Thursday, May 31, 2012

week three

This week, my third week interning, started out atrociously hot. But we got so much done.

Transplanted salad mix, scallions, sweet potatoes, squash, lettuce. Moved basil from the green house to spaces around the tomatoes. Transported a tower of cages across the field on the back of a truck. Tied up peas. Took down peas. Started the Pick-Your-Own garden.  Ran the wheel hole down aisles of beans. Found and killed Colorado Potato beetles (nasty little things). Mulched. Caged tomatoes. Weeded.

And my zeal is only growing. I feel that I'm now really getting into the rhythm of things. I'm certainly  more comfortable with all the tools we're using (not quite ready for the rototiller yet, but we're getting there) and the kinds of weeds and where to step v. where not to step. My pasty pale white skin is showing signs of darkening.

This past school semester left me rather worn out. Now, I am feeling so much more alive.

Wednesday, May 30, 2012

buying local: soup'r natural

As an end of the school year celebration, my family and I headed to Soup'r Natural for supper last night. There is good food to be had there and soup/salad combos - something I really enjoy - are like the cornerstone of their menu. And it's a menu that changes throughout the season, so that it's in accordance with local crops. Right now one of my favorites is available - the strawberry fields salad.

It you're in the area (it's located in Hereford, Maryland) I would absolutely recommend stopping by.

Tuesday, May 29, 2012

something new: summer reading list

Like I said before, this blog isn't going to be solely about my internship. There's too much else I love to do and want to share.

Firstly, reading. For the past couple years I've been keeping track of what I read - it reminds me of what I was thinking about at a particular time or what new ideas I was introduced to. So I'll continue to do that here, on this page. But I'd also like to share my thoughts about the books I read, since being away from school I don't really have anyone to discuss them with or papers to write.

To start...

You know those questionares that ask you all about your favorites? Your favorite color, season, food, etc? Well, this is what I put for my favorite book (if I really have to narrow it down to just one): To the Lighthouse by Virginia Woolf.

The week after school ended I needed a novel to read and decided to pick up To the Lighthouse again. The first time I read it, about a year ago, it blew my mind. There's very little dialogue and the external action is secondary to the internal workings of the characters. So it's basically a novel of people's thoughts, feelings and reactions. In a way, it seems like a photographic negative.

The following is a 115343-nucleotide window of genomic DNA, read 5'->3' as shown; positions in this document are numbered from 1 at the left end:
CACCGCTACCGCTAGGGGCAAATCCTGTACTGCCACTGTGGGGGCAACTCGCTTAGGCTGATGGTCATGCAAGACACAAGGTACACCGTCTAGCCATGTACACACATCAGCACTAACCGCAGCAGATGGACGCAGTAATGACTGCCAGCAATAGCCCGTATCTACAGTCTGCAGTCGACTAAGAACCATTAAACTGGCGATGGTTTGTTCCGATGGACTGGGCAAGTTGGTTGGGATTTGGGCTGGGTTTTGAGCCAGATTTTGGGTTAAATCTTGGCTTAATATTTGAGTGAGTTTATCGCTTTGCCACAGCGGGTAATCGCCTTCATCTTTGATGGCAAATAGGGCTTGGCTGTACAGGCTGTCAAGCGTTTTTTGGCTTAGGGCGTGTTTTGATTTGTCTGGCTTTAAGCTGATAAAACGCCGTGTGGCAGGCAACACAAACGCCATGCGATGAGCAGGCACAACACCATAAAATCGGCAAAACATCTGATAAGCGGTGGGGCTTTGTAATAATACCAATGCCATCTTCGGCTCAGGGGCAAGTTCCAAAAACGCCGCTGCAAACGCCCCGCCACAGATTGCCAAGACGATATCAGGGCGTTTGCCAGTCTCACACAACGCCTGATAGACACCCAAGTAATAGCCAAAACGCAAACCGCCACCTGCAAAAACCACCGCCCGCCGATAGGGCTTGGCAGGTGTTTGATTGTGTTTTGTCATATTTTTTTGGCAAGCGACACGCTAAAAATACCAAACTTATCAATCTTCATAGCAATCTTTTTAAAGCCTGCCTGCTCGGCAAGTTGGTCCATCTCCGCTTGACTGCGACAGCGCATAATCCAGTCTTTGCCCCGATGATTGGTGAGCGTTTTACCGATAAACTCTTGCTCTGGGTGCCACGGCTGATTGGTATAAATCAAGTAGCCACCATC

There's one scene, a dinner scene, about in the middle of the first third of the book. The thing that drives the scene isn't what the characters are directly telling each other but how they're interpreting everyone's non-verbal communication and the way their thoughts are rambling, what connections they're making. It's very real and raw but - from what I've read - unusual in literature.

In short, To the Lighthouse is the story of a family and their company at a summer house on the Scottish Hebrides. But it's really much more than that.

Monday, May 28, 2012

at the farmer's market

This past Saturday I got to spend my morning at the Shrewsbury Farmer's Market, behind the booth, helping to sell goods. Any time I've gone to a farmer's market before I've enjoyed myself. This time doubly so. It's fun to see people get excited about lentil sprouts, kale, and tomatoes - to discuss how to cook beet greens and garlic scapes.

If you're in the area and you missed it, Side by Side will be set up at the farmer's market in New Freedom next Saturday and again at Shrewsbury June 9th.

(And I realized the other day that I've taken a curiously large number of photos of radishes. The one above is a new addition to my collection. See more here.)

Friday, May 25, 2012

hilling potatoes

Wednesday afternoon the sky turned grey. I heard an occasional roll of distant thunder.

After transplanting a decent amount of eggplants and putting row cover over some peas, I believe, Devin and I turned our attention to hilling potatoes. "This is real farmwork now," he said. It was definitely the most intense physical work I've done in a while - more so than any kind of exercise.

First Devin went down between the rows of potatoes with the rototiller, to loosen the soil. Then, with our hoes, we pulled the soil up and around the potato plants - sometimes covering them completely. The higher the hill you make around a potato plant, the more potatoes you get.